The industry has the wrong advocates for this fight. Yes, we need the nutritionists and scientists putting forth sound science to counter the opposition’s pseudo-science and agenda-driven claims. Yes, it’s productive to have cattle producers talking about their lifestyle, the way they take care of their animals and the land. And, yes, we need to share the sustainability message and have producers out there telling our story.

We’re busy at my place this week preparing for our annual bull sale. We’re proud of our product and are confident that our genetics will contribute to our customers’ bottom line. However, we can’t be the only ones advocating for our bulls.

Yes, we have many unaffiliated, third-party scientists verifying the data and claims from land grant universities, to the Beef Improvement Federation, to national genetic evaluation programs conducted by breed associations. We have veterinarians do our breeding soundness exams, trained technicians take our ultrasound data, and certified labs that evaluate them. We pull DNA, we ID every bull by sire and test them through certified labs for health, etc. But that isn’t enough.

We also tell our story, and we hopefully are great advocates as we believe in and understand our product. But it is our customers who have the most impact; it’s their words and testimonials that drive other customers to our sale.

On a wider industry scale, it should be no different. Ours is not a battle based solely on data; the key is getting people to understand and embrace the data. That means marketing it and presenting it in a way they trust. That means that, as an industry, we need to get our customers to speak out for our product.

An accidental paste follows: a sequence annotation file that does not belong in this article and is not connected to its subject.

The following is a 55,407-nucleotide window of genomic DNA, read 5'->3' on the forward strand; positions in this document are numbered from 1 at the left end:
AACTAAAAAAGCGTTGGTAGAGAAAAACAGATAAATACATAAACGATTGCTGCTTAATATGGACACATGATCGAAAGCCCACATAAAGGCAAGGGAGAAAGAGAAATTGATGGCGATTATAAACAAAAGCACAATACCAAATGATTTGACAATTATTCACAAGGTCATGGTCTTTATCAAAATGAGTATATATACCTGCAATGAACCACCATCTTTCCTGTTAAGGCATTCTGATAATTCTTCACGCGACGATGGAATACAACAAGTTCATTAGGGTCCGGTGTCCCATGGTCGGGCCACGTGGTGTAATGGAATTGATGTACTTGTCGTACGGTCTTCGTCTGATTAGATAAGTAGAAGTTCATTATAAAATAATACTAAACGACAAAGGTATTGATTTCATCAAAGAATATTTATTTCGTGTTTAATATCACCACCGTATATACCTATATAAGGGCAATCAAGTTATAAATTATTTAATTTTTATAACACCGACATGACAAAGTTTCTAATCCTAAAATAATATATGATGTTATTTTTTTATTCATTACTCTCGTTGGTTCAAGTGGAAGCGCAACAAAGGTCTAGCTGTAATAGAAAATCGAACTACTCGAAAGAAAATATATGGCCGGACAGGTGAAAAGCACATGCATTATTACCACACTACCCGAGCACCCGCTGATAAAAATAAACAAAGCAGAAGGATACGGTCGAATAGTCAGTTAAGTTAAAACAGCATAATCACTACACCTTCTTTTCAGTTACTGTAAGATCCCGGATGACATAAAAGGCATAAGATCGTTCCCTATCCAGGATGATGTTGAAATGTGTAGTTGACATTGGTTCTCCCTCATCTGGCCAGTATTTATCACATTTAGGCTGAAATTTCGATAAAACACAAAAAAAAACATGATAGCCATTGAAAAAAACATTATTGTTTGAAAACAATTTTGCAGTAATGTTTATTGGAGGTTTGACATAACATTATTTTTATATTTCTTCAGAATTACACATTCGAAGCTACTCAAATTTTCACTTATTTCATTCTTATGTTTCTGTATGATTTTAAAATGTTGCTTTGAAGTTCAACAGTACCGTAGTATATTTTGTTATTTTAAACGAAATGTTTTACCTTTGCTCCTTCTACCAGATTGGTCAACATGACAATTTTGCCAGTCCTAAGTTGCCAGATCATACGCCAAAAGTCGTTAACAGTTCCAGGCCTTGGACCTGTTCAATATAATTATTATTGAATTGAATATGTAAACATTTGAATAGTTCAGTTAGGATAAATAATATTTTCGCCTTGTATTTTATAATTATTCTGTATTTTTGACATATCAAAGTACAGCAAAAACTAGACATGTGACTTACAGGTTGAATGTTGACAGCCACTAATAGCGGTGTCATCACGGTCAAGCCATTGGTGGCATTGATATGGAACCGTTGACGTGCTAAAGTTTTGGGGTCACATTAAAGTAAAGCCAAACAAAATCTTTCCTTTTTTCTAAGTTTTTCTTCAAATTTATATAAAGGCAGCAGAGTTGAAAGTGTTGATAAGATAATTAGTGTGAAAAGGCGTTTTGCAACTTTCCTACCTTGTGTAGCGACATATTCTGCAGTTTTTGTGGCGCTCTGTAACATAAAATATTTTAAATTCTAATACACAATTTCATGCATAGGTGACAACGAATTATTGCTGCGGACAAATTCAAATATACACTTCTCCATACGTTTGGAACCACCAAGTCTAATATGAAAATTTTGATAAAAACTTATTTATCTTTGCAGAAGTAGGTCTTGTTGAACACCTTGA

We need that eastern liberal who wrote a book about the lies she had been told about fat, and what she discovered. We need those consumers waiting in line at that steakhouse in New York, the barbecue place in Atlanta, the Walmart in Los Angeles, or the chef in Chicago who consume and love our product.

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We need those people who understand that a politically based, agenda-driven process is trying to tell them that they can’t enjoy their steak, their hamburger or even their hot dog. They need to say, “Enough is enough.” 

For all of Albert Einstein’s accomplishments, he’s probably most famous for this quote – “Insanity is doing the same thing over and over again, and expecting different results.” As an industry, we continue to fight these public relation battles with sound science and as the guys in the white cowboy hats. These approaches have their place, but we continue to lose.

We need to understand the battle we’re fighting and start to use our greatest asset – the consumers of our product. We don’t just need to utilize them to take our message forward, but we must elicit them to fight those who are attempting to eliminate our livelihood. 

If this embarrassing defeat over the dietary guidelines doesn’t start the conversation about how we’re going to get sound science and our story out there in a much more effective manner, than I don’t believe it will happen. If our industry leadership doesn’t drastically reform its strategy after this latest defeat when consumer momentum and scientific data was decidedly shifting in our favor, then perhaps it is time for new leadership.

The opinions of Troy Marshall are not necessarily those of beefmagazine.com and the Penton Agriculture Group.